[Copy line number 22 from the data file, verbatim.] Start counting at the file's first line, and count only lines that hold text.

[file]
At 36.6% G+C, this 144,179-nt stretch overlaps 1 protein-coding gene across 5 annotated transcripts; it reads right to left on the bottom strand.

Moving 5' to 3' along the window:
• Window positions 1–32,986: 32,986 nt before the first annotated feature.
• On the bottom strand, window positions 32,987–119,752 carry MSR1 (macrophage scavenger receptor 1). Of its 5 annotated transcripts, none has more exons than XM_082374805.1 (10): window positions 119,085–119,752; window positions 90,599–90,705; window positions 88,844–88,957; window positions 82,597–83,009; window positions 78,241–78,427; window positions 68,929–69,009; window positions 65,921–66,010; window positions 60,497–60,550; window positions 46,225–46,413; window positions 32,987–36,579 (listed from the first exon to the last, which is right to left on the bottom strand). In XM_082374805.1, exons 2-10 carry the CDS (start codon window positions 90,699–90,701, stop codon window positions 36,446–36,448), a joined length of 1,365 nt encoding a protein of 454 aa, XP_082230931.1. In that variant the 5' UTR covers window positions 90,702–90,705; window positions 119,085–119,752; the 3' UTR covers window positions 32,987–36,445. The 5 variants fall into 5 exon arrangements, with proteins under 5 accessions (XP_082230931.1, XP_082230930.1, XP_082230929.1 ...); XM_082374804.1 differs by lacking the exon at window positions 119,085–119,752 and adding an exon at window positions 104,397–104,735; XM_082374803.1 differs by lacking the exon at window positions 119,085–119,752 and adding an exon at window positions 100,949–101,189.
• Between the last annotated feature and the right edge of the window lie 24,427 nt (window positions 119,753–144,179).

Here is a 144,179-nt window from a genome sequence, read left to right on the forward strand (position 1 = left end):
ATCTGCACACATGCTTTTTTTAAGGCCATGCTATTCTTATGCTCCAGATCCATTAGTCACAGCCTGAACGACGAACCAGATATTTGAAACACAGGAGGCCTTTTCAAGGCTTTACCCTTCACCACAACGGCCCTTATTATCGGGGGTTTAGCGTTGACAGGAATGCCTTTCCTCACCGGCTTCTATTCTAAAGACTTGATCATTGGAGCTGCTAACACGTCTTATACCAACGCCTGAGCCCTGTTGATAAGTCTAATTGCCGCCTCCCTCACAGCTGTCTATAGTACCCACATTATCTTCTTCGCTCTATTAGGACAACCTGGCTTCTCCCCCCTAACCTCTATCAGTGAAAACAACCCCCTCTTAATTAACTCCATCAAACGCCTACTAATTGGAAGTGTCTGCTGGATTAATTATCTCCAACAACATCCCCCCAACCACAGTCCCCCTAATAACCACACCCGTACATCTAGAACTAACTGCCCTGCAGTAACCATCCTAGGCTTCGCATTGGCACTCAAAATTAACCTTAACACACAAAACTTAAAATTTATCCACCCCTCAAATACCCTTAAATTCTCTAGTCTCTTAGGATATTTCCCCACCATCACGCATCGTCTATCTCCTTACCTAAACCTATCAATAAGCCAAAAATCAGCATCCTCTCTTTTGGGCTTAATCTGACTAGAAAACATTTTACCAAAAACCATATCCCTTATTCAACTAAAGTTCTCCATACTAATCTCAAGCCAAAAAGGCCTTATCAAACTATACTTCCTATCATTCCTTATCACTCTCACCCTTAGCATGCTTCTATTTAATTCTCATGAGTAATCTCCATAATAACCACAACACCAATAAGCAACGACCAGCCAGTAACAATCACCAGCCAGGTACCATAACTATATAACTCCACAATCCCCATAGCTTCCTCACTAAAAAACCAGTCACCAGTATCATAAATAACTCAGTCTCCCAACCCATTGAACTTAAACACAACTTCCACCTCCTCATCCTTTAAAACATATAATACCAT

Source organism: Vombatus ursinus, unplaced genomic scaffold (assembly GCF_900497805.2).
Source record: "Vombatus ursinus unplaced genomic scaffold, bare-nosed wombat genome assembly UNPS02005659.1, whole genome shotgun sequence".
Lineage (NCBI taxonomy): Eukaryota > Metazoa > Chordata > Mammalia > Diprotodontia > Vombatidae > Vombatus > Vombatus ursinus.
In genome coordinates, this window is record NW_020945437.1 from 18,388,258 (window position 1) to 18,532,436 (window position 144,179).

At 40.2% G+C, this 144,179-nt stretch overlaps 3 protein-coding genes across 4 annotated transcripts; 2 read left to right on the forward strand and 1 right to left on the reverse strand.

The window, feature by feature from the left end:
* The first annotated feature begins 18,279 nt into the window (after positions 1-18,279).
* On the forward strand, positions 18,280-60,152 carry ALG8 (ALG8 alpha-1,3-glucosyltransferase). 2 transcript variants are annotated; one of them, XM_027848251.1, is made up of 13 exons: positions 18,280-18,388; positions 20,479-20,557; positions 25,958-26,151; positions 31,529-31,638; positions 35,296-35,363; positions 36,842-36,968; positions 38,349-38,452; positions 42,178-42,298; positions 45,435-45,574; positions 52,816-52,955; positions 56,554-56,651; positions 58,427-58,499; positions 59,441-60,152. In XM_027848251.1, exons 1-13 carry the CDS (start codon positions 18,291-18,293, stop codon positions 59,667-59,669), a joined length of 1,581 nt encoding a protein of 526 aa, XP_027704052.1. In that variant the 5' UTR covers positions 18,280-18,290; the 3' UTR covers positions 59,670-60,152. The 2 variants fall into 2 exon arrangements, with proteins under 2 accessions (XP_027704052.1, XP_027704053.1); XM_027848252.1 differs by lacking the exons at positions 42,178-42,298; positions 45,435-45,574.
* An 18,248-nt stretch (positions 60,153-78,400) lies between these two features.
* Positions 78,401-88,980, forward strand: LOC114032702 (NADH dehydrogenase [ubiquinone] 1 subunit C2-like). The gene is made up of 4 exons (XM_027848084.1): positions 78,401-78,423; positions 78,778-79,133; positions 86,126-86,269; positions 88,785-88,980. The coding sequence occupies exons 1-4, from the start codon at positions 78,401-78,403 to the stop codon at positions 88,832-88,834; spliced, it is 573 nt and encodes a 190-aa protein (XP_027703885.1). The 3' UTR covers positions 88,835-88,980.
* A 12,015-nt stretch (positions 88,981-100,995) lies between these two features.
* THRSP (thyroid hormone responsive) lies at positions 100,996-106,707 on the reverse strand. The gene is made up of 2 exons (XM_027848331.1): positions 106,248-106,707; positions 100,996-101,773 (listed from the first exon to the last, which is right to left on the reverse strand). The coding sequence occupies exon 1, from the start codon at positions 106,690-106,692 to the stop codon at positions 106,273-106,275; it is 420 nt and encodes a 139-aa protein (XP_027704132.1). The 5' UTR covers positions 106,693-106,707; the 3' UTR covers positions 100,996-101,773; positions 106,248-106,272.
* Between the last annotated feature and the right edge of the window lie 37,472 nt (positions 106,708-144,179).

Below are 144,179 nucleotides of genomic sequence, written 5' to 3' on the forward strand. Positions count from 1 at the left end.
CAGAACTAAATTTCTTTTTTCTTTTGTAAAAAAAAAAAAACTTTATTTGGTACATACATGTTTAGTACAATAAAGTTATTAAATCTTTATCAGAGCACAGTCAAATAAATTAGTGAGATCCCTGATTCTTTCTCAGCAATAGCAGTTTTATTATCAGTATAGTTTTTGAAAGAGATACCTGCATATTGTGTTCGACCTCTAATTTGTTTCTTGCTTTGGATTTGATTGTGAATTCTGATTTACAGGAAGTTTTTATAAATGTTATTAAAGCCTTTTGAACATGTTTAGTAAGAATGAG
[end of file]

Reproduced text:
CAGAACTAAATTTCTTTTTTCTTTTGTAAAAAAAAAAAAACTTTATTTGGTACATACATGTTTAGTACAATAAAGTTATTAAATCTTTATCAGAGCACAGTCAAATAAATTAGTGAGATCCCTGATTCTTTCTCAGCAATAGCAGTTTTATTATCAGTATAGTTTTTGAAAGAGATACCTGCATATTGTGTTCGACCTCTAATTTGTTTCTTGCTTTGGATTTGATTGTGAATTCTGATTTACAGGAAGTTTTTATAAATGTTATTAAAGCCTTTTGAACATGTTTAGTAAGAATGAG